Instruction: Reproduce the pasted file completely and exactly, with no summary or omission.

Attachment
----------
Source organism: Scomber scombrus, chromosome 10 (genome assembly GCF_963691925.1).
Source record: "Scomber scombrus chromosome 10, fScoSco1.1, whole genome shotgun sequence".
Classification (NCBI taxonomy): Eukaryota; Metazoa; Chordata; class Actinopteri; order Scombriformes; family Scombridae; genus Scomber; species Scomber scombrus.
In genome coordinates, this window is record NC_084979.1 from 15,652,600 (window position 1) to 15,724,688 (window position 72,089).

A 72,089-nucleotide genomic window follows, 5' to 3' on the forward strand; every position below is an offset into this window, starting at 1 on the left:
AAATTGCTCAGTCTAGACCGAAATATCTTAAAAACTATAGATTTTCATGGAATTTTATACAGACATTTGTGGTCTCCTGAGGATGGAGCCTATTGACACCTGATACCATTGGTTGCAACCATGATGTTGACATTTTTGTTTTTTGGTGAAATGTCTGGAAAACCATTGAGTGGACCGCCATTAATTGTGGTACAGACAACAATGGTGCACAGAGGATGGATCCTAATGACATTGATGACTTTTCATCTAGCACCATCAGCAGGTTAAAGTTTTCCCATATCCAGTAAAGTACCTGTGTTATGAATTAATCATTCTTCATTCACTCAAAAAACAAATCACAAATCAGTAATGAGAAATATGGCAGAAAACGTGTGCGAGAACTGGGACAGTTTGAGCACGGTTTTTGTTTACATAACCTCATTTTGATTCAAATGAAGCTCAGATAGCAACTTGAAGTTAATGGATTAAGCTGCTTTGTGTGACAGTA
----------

Source organism: Scomber scombrus, chromosome 10 (genome assembly GCF_963691925.1).
Source record: "Scomber scombrus chromosome 10, fScoSco1.1, whole genome shotgun sequence".
Classification (NCBI taxonomy): Eukaryota; Metazoa; Chordata; class Actinopteri; order Scombriformes; family Scombridae; genus Scomber; species Scomber scombrus.
In genome coordinates, this window is record NC_084979.1 from 15,652,600 (window position 1) to 15,724,688 (window position 72,089).

A 72,089-nucleotide genomic window follows, 5' to 3' on the forward strand; every position below is an offset into this window, starting at 1 on the left:
AAATTGCTCAGTCTAGACCGAAATATCTTAAAAACTATAGATTTTCATGGAATTTTATACAGACATTTGTGGTCTCCTGAGGATGGAGCCTATTGACACCTGATACCATTGGTTGCAACCATGATGTTGACATTTTTGTTTTTTGGTGAAATGTCTGGAAAACCATTGAGTGGACCGCCATTAATTGTGGTACAGACAACAATGGTGCACAGAGGATGGATCCTAATGACATTGATGACTTTTCATCTAGCACCATCAGCAGGTTAAAGTTTTCCCATATCCAGTAAAGTACCTGTGTTATGAATTAATCATTCTTCATTCACTCAAAAAACAAATCACAAATCAGTAATGAGAAATATGGCAGAAAACGTGTGCGAGAACTGGGACAGTTTGAGCACGGTTTTTGTTTACATAACCTCATTTTGATTCAAATGAAGCTCAGATAGCAACTTGAAGTTAATGGATTAAGCTGCTTTGTGTGACAGTA